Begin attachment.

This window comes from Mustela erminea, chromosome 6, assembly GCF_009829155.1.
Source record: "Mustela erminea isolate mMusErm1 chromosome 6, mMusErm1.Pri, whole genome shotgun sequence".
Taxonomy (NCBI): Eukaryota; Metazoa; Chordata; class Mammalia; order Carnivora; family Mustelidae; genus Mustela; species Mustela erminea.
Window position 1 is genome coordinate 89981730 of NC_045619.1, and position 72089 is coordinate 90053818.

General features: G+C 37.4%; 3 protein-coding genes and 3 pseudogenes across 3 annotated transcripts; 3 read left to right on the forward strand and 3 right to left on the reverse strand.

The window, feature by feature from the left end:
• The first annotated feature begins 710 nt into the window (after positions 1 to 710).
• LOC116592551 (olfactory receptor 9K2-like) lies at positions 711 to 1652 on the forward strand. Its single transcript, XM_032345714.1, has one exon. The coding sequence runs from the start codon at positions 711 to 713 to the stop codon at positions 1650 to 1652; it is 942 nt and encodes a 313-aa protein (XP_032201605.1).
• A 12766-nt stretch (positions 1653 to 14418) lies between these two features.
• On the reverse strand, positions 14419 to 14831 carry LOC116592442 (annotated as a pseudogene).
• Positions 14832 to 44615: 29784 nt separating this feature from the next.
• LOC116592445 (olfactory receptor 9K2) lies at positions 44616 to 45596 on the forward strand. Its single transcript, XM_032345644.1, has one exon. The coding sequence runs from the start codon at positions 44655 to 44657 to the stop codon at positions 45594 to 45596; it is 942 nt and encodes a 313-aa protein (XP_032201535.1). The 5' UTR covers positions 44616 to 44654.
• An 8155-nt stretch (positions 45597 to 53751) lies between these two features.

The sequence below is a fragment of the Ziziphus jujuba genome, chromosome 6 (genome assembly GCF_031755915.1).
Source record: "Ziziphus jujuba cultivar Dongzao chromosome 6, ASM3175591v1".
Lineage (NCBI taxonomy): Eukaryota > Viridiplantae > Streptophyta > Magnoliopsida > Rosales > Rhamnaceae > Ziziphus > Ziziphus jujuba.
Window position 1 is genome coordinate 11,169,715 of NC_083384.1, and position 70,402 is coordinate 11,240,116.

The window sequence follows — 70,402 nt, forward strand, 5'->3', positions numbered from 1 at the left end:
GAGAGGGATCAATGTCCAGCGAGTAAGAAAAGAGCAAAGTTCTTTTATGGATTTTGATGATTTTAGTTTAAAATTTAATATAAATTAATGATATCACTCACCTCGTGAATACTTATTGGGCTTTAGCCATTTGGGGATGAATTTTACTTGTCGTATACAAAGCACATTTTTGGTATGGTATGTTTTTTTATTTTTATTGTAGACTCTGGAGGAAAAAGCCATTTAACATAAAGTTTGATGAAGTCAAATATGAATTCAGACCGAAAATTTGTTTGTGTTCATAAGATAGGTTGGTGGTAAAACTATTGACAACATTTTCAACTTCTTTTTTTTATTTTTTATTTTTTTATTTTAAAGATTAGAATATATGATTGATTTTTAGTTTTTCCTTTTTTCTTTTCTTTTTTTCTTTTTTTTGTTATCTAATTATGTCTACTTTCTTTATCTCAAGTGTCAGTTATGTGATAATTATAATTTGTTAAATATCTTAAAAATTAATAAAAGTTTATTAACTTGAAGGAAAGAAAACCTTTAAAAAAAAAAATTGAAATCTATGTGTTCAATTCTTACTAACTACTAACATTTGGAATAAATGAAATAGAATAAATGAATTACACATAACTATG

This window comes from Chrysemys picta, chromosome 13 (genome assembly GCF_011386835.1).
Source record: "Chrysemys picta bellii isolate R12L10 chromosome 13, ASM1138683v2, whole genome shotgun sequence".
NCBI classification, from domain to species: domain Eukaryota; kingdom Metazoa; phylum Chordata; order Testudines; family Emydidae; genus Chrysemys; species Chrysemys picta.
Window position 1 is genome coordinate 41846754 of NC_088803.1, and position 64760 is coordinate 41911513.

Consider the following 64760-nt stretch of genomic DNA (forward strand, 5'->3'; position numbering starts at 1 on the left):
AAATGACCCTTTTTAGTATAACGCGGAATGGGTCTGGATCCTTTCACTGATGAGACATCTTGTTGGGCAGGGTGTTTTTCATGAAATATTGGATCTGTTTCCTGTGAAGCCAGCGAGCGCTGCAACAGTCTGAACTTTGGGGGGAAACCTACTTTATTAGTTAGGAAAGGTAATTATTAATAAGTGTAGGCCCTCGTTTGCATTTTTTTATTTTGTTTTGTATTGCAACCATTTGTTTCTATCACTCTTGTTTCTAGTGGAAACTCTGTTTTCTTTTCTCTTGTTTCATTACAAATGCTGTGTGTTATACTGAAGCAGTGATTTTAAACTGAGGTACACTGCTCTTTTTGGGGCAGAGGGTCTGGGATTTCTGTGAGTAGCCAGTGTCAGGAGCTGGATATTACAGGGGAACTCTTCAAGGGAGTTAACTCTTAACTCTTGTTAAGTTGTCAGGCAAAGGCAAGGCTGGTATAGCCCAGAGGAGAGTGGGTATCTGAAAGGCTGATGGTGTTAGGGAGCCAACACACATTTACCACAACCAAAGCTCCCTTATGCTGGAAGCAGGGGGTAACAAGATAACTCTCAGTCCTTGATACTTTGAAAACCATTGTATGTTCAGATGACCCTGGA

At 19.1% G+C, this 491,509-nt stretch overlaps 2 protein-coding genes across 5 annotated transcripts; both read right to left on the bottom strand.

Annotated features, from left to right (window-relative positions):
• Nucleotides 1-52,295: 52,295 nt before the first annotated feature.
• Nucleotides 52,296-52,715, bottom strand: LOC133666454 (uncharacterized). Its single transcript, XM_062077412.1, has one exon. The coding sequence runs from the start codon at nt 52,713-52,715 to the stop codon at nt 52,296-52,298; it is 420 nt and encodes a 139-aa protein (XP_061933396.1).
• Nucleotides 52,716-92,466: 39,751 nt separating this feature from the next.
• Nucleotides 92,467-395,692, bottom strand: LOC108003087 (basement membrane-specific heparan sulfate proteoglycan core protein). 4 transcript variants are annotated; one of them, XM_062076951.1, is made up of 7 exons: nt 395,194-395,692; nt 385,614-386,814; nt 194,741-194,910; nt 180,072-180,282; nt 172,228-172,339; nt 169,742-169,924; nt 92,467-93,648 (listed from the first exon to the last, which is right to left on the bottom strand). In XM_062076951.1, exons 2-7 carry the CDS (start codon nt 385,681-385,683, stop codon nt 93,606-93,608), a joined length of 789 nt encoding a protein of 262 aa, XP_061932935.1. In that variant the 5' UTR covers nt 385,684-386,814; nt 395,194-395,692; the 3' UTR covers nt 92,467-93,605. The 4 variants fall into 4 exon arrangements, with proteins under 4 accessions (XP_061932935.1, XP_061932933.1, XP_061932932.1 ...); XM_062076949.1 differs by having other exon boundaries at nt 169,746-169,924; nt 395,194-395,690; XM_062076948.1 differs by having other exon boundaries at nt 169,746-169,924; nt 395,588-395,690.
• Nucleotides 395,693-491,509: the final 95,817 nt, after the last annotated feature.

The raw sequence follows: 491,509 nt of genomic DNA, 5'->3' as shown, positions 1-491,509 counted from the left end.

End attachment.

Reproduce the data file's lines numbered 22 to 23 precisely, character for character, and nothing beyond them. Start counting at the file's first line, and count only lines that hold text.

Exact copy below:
NCBI classification, from domain to species: domain Eukaryota; kingdom Metazoa; phylum Chordata; order Testudines; family Emydidae; genus Chrysemys; species Chrysemys picta.
Window position 1 is genome coordinate 41846754 of NC_088803.1, and position 64760 is coordinate 41911513.